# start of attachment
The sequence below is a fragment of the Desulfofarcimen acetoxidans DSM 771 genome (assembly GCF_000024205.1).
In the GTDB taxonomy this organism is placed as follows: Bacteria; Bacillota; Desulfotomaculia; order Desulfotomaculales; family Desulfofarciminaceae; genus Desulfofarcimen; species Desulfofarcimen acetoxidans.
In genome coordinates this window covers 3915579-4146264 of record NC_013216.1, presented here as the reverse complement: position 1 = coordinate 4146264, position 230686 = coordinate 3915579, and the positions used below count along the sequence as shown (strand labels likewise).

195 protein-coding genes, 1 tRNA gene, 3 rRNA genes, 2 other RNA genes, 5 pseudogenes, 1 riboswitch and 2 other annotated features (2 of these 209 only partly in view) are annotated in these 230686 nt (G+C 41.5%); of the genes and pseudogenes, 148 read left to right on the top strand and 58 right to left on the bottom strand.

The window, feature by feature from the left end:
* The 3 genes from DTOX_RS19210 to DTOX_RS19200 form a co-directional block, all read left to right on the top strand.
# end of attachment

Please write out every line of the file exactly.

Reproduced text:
The sequence below is a fragment of the Desulfofarcimen acetoxidans DSM 771 genome (assembly GCF_000024205.1).
In the GTDB taxonomy this organism is placed as follows: Bacteria; Bacillota; Desulfotomaculia; order Desulfotomaculales; family Desulfofarciminaceae; genus Desulfofarcimen; species Desulfofarcimen acetoxidans.
In genome coordinates this window covers 3915579-4146264 of record NC_013216.1, presented here as the reverse complement: position 1 = coordinate 4146264, position 230686 = coordinate 3915579, and the positions used below count along the sequence as shown (strand labels likewise).

195 protein-coding genes, 1 tRNA gene, 3 rRNA genes, 2 other RNA genes, 5 pseudogenes, 1 riboswitch and 2 other annotated features (2 of these 209 only partly in view) are annotated in these 230686 nt (G+C 41.5%); of the genes and pseudogenes, 148 read left to right on the top strand and 58 right to left on the bottom strand.

The window, feature by feature from the left end:
* The 3 genes from DTOX_RS19210 to DTOX_RS19200 form a co-directional block, all read left to right on the top strand.